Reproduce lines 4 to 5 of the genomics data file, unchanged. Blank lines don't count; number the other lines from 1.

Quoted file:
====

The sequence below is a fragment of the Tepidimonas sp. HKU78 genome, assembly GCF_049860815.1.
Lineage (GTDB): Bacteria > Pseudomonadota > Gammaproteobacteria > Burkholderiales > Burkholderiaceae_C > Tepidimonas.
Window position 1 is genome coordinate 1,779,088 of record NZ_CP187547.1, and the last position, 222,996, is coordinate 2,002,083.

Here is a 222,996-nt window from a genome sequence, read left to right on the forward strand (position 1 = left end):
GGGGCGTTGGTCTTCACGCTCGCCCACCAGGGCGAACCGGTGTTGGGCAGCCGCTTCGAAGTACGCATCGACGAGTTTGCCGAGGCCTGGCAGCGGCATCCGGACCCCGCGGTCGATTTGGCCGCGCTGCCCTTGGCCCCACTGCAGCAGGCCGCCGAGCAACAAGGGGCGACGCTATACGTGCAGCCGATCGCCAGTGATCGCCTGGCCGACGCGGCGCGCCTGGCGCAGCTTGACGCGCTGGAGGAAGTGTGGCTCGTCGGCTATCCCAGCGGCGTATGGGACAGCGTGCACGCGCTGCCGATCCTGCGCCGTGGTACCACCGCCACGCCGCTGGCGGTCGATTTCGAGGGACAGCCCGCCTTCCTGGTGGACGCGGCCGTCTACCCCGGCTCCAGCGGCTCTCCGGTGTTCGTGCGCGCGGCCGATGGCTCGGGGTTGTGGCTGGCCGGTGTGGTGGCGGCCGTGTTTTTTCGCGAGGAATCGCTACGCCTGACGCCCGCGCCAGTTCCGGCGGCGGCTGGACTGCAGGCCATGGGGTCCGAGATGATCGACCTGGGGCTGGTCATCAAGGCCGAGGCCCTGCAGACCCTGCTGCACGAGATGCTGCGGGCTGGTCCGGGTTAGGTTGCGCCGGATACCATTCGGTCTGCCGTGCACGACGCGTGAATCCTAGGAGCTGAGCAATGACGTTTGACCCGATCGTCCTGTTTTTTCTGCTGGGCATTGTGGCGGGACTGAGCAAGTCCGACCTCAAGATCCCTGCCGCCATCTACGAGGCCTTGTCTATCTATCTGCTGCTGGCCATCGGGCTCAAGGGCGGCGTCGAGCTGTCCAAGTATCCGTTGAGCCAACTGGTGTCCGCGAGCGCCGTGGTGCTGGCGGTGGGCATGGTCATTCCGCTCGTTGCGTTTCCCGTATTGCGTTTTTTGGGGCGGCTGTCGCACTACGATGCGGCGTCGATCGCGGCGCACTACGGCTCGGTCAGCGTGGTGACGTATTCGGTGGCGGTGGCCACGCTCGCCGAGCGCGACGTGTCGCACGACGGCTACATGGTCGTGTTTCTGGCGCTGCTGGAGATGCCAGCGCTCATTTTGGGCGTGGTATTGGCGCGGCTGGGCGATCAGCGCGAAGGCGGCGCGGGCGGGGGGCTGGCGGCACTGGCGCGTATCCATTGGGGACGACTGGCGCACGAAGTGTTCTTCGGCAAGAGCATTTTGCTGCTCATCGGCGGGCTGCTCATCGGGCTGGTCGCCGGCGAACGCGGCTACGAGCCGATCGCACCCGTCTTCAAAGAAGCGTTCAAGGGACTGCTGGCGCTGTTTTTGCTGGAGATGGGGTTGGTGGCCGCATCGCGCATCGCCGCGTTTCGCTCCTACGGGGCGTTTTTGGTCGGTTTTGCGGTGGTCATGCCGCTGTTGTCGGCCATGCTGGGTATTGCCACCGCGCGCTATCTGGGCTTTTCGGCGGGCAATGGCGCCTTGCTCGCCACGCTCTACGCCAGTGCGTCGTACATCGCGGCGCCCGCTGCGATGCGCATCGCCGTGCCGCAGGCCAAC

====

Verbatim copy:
Here is a 222,996-nt window from a genome sequence, read left to right on the forward strand (position 1 = left end):
GGGGCGTTGGTCTTCACGCTCGCCCACCAGGGCGAACCGGTGTTGGGCAGCCGCTTCGAAGTACGCATCGACGAGTTTGCCGAGGCCTGGCAGCGGCATCCGGACCCCGCGGTCGATTTGGCCGCGCTGCCCTTGGCCCCACTGCAGCAGGCCGCCGAGCAACAAGGGGCGACGCTATACGTGCAGCCGATCGCCAGTGATCGCCTGGCCGACGCGGCGCGCCTGGCGCAGCTTGACGCGCTGGAGGAAGTGTGGCTCGTCGGCTATCCCAGCGGCGTATGGGACAGCGTGCACGCGCTGCCGATCCTGCGCCGTGGTACCACCGCCACGCCGCTGGCGGTCGATTTCGAGGGACAGCCCGCCTTCCTGGTGGACGCGGCCGTCTACCCCGGCTCCAGCGGCTCTCCGGTGTTCGTGCGCGCGGCCGATGGCTCGGGGTTGTGGCTGGCCGGTGTGGTGGCGGCCGTGTTTTTTCGCGAGGAATCGCTACGCCTGACGCCCGCGCCAGTTCCGGCGGCGGCTGGACTGCAGGCCATGGGGTCCGAGATGATCGACCTGGGGCTGGTCATCAAGGCCGAGGCCCTGCAGACCCTGCTGCACGAGATGCTGCGGGCTGGTCCGGGTTAGGTTGCGCCGGATACCATTCGGTCTGCCGTGCACGACGCGTGAATCCTAGGAGCTGAGCAATGACGTTTGACCCGATCGTCCTGTTTTTTCTGCTGGGCATTGTGGCGGGACTGAGCAAGTCCGACCTCAAGATCCCTGCCGCCATCTACGAGGCCTTGTCTATCTATCTGCTGCTGGCCATCGGGCTCAAGGGCGGCGTCGAGCTGTCCAAGTATCCGTTGAGCCAACTGGTGTCCGCGAGCGCCGTGGTGCTGGCGGTGGGCATGGTCATTCCGCTCGTTGCGTTTCCCGTATTGCGTTTTTTGGGGCGGCTGTCGCACTACGATGCGGCGTCGATCGCGGCGCACTACGGCTCGGTCAGCGTGGTGACGTATTCGGTGGCGGTGGCCACGCTCGCCGAGCGCGACGTGTCGCACGACGGCTACATGGTCGTGTTTCTGGCGCTGCTGGAGATGCCAGCGCTCATTTTGGGCGTGGTATTGGCGCGGCTGGGCGATCAGCGCGAAGGCGGCGCGGGCGGGGGGCTGGCGGCACTGGCGCGTATCCATTGGGGACGACTGGCGCACGAAGTGTTCTTCGGCAAGAGCATTTTGCTGCTCATCGGCGGGCTGCTCATCGGGCTGGTCGCCGGCGAACGCGGCTACGAGCCGATCGCACCCGTCTTCAAAGAAGCGTTCAAGGGACTGCTGGCGCTGTTTTTGCTGGAGATGGGGTTGGTGGCCGCATCGCGCATCGCCGCGTTTCGCTCCTACGGGGCGTTTTTGGTCGGTTTTGCGGTGGTCATGCCGCTGTTGTCGGCCATGCTGGGTATTGCCACCGCGCGCTATCTGGGCTTTTCGGCGGGCAATGGCGCCTTGCTCGCCACGCTCTACGCCAGTGCGTCGTACATCGCGGCGCCCGCTGCGATGCGCATCGCCGTGCCGCAGGCCAAC